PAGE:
Ah, the tribulations of a tightwad — they are many.
On Monday, I walked a mile-and-a-half to the hardware store to buy some 1/2-inch washers, nuts, and bolts. (Remember: I’m trying to walk 5-6 miles per day now, so I usually walk for all of my errands.) Every month this hardware store mails us the same coupon — $5 off a $25 purchase — so I took it with me, just in case. But my bill was only $19.88. I couldn’t find anything for $5.12 that I wanted, so I couldn’t use the coupon. At home I discovered that my 1/2-inch fasteners were too big.
On Tuesday, I walked a mile-and-a-half back to the hardware store to return the 1/2-inch hardware and buy 3/8-inch washers, nuts, and bolts instead. I took the coupon, but my total was even smaller this time. I couldn’t use it. I walked back home only to discover that my 3/8-inch fasteners were too small. (I felt like Goldilocks at this point.)
Today, I walked a mile-and-a-half back to the hardware store to return the 3/8-inch hardware and buy 7/16-inch washers, nuts, and bolts instead. I also picked up a 2032 battery for my pedometer. My total was $28.35. Perfect. The coupon would mean the battery was essentially free. Only — and you could see this coming, right? — I’d left the coupon at home. sigh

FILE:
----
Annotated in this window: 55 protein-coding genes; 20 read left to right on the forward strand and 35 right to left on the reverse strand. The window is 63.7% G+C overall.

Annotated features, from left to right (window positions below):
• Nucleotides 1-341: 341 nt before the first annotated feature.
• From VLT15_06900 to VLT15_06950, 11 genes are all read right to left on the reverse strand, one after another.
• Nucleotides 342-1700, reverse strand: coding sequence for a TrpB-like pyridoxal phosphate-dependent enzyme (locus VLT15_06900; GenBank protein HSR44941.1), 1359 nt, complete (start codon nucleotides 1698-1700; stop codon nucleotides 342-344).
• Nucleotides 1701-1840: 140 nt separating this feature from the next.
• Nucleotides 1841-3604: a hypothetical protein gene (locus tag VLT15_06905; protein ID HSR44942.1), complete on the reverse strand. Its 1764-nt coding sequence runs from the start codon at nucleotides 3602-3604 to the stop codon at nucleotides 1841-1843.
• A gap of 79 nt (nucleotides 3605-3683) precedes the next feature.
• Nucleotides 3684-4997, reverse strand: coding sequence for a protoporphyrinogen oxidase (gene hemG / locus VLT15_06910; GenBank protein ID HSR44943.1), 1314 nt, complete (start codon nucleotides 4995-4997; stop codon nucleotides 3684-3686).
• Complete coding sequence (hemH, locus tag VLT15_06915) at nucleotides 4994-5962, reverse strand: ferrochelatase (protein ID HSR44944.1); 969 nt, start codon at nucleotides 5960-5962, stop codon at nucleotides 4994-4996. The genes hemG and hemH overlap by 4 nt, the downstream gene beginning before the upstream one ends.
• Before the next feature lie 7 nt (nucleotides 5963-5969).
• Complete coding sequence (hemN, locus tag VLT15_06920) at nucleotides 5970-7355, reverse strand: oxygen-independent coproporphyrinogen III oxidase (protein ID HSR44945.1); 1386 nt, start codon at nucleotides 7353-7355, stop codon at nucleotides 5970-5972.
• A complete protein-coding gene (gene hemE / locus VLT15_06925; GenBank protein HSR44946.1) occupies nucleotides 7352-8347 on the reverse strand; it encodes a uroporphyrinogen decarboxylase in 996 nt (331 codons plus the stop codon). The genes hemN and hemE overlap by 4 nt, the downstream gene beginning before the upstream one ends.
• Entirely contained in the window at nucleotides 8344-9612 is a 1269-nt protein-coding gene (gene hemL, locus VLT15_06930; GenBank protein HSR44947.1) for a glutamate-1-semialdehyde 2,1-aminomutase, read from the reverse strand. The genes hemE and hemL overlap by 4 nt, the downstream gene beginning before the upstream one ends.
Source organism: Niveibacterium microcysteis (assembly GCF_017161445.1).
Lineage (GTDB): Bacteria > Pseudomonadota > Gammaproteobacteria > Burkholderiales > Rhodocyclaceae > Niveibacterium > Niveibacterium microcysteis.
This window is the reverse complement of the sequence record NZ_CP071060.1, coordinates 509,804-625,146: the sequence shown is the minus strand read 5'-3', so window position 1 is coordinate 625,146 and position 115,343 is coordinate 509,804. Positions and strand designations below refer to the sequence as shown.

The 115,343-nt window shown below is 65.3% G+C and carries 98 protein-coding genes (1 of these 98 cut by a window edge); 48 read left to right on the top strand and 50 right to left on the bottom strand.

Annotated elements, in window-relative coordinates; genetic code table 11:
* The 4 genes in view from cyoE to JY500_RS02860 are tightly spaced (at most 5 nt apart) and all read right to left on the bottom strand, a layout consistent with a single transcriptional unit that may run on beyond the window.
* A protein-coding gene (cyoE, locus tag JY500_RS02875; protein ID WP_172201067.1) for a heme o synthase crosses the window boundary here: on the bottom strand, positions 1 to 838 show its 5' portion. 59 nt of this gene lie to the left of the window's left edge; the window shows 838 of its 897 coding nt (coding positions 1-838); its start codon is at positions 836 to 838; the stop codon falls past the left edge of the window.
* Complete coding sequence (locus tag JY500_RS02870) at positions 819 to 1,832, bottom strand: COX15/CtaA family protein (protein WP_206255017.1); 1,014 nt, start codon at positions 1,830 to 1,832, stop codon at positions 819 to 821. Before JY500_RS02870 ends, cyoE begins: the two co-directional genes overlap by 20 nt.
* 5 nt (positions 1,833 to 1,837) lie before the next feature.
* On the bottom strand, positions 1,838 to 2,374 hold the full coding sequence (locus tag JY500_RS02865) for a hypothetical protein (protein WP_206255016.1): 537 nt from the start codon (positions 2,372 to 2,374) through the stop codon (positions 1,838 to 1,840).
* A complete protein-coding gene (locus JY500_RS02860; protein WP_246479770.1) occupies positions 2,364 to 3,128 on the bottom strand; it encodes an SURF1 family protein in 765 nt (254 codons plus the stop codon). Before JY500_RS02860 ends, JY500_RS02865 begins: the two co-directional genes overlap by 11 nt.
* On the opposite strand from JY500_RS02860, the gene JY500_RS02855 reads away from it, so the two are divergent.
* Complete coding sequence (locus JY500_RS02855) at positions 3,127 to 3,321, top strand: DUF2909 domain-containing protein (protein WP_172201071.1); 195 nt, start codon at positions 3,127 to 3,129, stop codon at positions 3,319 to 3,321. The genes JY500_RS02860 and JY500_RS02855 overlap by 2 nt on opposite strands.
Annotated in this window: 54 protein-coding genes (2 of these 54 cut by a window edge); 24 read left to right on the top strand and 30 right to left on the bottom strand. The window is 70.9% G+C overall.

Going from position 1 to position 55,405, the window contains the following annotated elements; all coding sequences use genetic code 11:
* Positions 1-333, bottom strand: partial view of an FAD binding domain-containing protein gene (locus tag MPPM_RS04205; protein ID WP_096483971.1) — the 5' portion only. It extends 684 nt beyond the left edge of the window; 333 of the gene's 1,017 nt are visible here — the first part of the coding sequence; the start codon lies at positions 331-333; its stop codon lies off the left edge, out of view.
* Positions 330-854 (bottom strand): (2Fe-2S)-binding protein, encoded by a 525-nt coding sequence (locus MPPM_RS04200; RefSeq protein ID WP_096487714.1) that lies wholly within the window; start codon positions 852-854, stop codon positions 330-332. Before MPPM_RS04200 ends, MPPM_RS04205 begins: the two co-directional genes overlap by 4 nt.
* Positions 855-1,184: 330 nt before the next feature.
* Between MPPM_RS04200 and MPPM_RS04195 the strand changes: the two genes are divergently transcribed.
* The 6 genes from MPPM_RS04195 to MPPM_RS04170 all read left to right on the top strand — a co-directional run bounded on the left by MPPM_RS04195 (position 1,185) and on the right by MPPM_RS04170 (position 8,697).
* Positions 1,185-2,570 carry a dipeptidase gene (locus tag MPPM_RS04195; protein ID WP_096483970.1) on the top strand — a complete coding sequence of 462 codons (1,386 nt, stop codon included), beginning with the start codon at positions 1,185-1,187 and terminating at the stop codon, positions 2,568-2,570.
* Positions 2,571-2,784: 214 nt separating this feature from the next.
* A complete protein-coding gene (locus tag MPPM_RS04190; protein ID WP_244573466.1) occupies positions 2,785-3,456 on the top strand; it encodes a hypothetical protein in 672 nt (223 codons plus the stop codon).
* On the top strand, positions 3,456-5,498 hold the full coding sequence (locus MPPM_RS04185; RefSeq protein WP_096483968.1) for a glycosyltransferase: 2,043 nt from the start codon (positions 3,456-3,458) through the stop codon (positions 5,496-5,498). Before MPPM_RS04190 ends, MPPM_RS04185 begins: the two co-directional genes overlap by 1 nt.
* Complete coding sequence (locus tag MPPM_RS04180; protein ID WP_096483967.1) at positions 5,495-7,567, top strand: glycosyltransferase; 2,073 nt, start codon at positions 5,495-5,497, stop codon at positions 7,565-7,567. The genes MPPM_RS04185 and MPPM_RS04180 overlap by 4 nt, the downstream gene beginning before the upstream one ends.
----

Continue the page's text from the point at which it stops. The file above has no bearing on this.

Oh well. At least the fasteners fit this time, and I was able to mount my vise to my workbench.
Not everyone is as dumb as I am, though. In fact, here are some recent stories about people who are smart with money:
First up, over at The Wall Street Journal, Jason Zweig warns that investors need to slow down. “It is at times like these,” he writes, “when a rising market sweeps our spirits up with it, that investors need to evaluate their emotions and consider whether their beliefs and actions are justified.” Good advice. As always, have an investment plan and stick with it.
Next, Mark Gavagan has a great guest post at Free Money Finance that lists 12 critical things your family needs to know before you die. (Also see Mrs. Micah’s recent article about how to save and store critical information for your family.)
I was digging through the archives Go Green Travel Green (“travel tips for the eco-conscious traveler”) when I discovered the aptly-named ultimate guide to thrift-store shopping. Wow! This is a fantastic article. It’s loaded with tips for finding used stuff at your local charity shop. If you’ve been apprehensive about shopping at thrift stores, start here.
Finally, MoneyNing has a nice little article on how to break bad habits. The key takeaway: If you want to break bad habits, surround yourself with people who don’t have that habit. This doesn’t always work — but often it does.
Addendum: Have you dropped life insurance to economize over the past year? Would you be willing to speak with a reporter about the subject? If so, drop me a line.
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